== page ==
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Be cautious when receiving deliveries at home

More South Africans are resorting to online shopping to keep safe and to avoid large groups of people in shopping centres and malls.

This move to online shopping and home deliveries has become even more popular since the pandemic started in 2020.

“Unfortunately criminals are aware of this and courier vans have been targeted.

There are two types of modus operandi; either the criminals pretend to be delivering goods and then rob unsuspecting residents or they target courier vans making legitimate deliveries,” says Charnel Hattingh, Head of Marketing and Communications at Fidelity ADT.

“It is important to be vigilant when accepting deliveries. If you are expecting deliveries please be aware of your surroundings, limit the amount of cash you carry – make sure you have the correct amount on you.

Don’t wear expense jewellery and leave your cell phone in the house. We are urging all residents to be careful when receiving goods.”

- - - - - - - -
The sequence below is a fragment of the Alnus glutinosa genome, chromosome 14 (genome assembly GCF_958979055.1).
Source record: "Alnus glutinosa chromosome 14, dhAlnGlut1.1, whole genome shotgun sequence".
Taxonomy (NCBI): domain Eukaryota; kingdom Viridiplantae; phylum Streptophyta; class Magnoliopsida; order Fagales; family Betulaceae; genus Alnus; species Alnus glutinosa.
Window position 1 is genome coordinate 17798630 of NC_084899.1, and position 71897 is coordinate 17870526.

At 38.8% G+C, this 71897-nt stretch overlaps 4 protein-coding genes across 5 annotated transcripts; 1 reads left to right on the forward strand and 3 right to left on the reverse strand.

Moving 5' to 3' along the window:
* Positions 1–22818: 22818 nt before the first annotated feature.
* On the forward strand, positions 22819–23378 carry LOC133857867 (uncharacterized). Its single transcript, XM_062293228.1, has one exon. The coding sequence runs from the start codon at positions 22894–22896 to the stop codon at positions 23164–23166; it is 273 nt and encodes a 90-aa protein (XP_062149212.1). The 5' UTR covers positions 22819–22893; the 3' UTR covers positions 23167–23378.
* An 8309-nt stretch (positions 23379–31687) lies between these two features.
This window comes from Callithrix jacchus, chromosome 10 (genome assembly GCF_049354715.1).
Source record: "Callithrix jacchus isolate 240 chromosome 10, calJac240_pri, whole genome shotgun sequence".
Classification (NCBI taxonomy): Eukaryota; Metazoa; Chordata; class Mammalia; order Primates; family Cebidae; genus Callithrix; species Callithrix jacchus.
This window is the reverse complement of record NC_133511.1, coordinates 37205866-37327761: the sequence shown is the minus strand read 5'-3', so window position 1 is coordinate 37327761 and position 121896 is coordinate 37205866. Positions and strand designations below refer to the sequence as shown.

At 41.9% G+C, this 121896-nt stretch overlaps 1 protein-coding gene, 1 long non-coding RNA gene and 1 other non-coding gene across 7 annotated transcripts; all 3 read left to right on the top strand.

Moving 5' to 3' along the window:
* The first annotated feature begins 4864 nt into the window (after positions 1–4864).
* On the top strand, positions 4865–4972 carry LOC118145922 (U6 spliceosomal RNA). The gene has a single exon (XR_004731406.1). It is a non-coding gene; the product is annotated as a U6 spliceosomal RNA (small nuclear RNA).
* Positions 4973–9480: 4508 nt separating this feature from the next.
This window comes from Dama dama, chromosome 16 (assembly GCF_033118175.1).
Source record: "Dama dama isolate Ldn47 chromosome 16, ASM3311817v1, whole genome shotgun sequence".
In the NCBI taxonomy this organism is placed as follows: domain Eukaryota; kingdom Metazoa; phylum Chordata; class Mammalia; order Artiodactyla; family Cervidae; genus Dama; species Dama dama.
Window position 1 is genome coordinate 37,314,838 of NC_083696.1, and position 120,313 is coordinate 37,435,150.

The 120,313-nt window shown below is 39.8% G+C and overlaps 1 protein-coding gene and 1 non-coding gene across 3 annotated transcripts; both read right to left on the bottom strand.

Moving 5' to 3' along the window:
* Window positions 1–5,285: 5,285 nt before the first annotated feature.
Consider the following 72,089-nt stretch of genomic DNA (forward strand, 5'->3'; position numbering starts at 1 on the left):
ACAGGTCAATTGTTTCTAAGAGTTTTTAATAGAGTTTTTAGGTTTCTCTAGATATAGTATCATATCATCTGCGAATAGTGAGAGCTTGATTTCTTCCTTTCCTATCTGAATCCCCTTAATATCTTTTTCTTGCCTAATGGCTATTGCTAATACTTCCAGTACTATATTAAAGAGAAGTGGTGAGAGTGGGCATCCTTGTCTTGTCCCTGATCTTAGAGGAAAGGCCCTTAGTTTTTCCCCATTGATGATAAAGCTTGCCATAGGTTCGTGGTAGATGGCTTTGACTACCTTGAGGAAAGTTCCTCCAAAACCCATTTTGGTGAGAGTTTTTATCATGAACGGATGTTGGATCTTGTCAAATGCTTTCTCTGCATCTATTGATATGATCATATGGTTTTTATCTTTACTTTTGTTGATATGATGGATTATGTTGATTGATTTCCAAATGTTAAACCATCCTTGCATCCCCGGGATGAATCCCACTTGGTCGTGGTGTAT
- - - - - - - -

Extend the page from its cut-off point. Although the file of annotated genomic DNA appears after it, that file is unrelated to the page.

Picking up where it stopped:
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Hattingh offered the following additional safety tips:

  • Do not open the gate, even if you are expecting a delivery. Rather sign for your goods through the gate and be absolutely sure there is no-one around before opening your gate to retrieve your goods
  • It is advisable to install a second security measure such as a security gate with an intercom at the front door. This gives you an extra level of defence and possibly a few minutes more to press the panic button if need be
  • For your safety and the safety of the driver make sure the area is well lit at night. Carry a torch with you for extra visibility
  • Remember the social distancing rules and always wear a mask
  • Make sure your children are inside when you accept a delivery for their own safety
  • Panic buttons are key, she adds, saying that residents should have easy access to a button if a crisis arises.

“It’s no use if panic buttons are put in a cupboard somewhere and forgotten about.

They need to be easily accessible and we recommend that you have them in a pocket or hanging around your neck for quick access.

Panic buttons should also be checked regularly to ensure they are in good working condition,” concludes Hattingh.

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